At a critical juncture in Julius Onah's relentless thriller "The Girl Is In Trouble", an uber-privileged white man (Nicholas,played by Jesse Spencer) encourages a struggling first-generation Nigerian-American (August, played by Columbus Short) with a cry of "Yes You Can!". The tone is knowingly condescending, preying on the adage made famous during Barack Obama's presidential campaign. Whether intentional or not, the comment bears deeper meaning, arriving towards the tail end of a multi-narrative plot that's acutely aware of the social dynamics which propel it.
All of the action leading to this moment centers around our main protagonist August, a down on his luck aspiring DJ who has just been fired from his job as a bartender. Plopped onto his bed to call it a night, he soon gets an unexpected phone call. It turns out to be Signe (our eponymous girl in trouble), the attractive Swede he met some nights before. She explains that she's seeking some company before flying back home and August invites her over, anticipating a fun nightcap to come. In the light of day however, things take a turn for the worse. Before he knows it, August becomes embroiled in a murder mystery involving Signe, a missing drug dealer and an entitled heir of a major investment firm.
"The Girl is in Trouble" may pose as your run-of-the-mill crime thriller, but it's one that aims to make a statement about our world. Its script is primarily concerned with the way desperation affects the lives of those seeking the American Dream. Of its core cast, the characters are carefully selected, including a Nigerian-American (August), an American Jew (Nicholas) and a pair of Latino Americans (played by Wilder Valderrama and Kareem Savinon). Interestingly, the most desperate of them all is the pretty white girl from Sweden of all places. And what better place to set this story than New York City (the Lower East Side, to be exact), the ultimate melting pot within the immigrant nation called the United States of America.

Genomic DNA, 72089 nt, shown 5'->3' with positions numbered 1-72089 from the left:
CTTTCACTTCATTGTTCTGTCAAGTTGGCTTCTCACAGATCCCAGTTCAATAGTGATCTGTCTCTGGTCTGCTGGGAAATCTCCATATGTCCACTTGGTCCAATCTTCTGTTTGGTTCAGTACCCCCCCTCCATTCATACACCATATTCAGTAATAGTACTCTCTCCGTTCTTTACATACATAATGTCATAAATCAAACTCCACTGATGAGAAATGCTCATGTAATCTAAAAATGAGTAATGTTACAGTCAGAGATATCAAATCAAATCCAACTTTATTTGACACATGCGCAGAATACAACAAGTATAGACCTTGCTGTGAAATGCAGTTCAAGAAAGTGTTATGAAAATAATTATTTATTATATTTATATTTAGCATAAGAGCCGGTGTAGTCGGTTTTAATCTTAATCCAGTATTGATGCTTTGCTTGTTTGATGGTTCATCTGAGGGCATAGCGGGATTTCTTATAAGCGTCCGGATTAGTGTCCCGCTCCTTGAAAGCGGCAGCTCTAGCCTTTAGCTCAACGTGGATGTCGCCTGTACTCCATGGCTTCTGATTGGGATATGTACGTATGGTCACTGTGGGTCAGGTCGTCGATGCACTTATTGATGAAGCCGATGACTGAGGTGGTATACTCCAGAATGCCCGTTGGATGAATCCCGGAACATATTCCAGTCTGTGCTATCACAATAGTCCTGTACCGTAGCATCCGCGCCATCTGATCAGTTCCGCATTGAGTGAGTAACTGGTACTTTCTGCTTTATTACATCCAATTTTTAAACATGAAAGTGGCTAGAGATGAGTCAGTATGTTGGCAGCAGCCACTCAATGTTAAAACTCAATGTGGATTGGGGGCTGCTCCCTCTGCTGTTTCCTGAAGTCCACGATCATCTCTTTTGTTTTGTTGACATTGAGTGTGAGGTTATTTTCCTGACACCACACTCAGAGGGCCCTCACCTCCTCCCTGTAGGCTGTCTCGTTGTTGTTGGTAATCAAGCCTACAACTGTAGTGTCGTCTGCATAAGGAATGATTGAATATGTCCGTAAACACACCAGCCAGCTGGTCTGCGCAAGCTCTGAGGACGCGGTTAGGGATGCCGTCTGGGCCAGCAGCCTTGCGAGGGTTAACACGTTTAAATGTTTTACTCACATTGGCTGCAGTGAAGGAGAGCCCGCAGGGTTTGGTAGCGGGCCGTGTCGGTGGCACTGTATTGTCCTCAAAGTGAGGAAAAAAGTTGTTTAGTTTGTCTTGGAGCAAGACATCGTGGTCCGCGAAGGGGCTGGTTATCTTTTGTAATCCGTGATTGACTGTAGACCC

It's hard not to infer a personal attachment to the story on the part of writer-director Julius Onah, a Nigerian-American himself. The multiple narrative strands suggest a keen interest in the shared experience of struggle among its characters, even the wealthy Nicholas. Onah explores this with great stylistic verve, employing purposeful flashbacks, deadpan voice-over narration, rapid editing and clever social media references to reveal the connections between them. It all feels convoluted at first, but soon reveals a clear narrative focus, like Tarantino in "Jackie Brown" mode.
Consequently, the character-focused dramatic scenes fare better than the action-thriller ones. The latter is mostly a series of rudimentary tropes (interrogations in dark rooms and shady dealings in cars). On the other hand, the main dramatic thrust remains potent. From recounting the ethnographic history of the Lower East Side, to a shot of side-by-side Clinton and Obama portraits, Onah effectively and impressively roots the story on the notion of hope. In this case, it's the disappointment associated with such hope that binds its victims in a web of drugs and murder.
In his admirable quest for socio-cultural relevance, Onah's does falter in some aspects. Specifically, there's a misogynistic element to Signe's predicament that doesn't quite land. One particular rape comment by our protagonist felt wildly out of character and sticks out like a sore thumb. But the sentiment (i.e. the spotlight on misogyny) is valid and doesn't negate the otherwise solid film-making surrounding it. As a debut director, Onah shows a lot of promise. Further special mention must also go to Columbus Short, who finds a perfect fit in this lead role. Misfortune and everyman plainness look good on him.
"The Girl Is In Trouble" releases on VOD and in theaters April 3, 2015.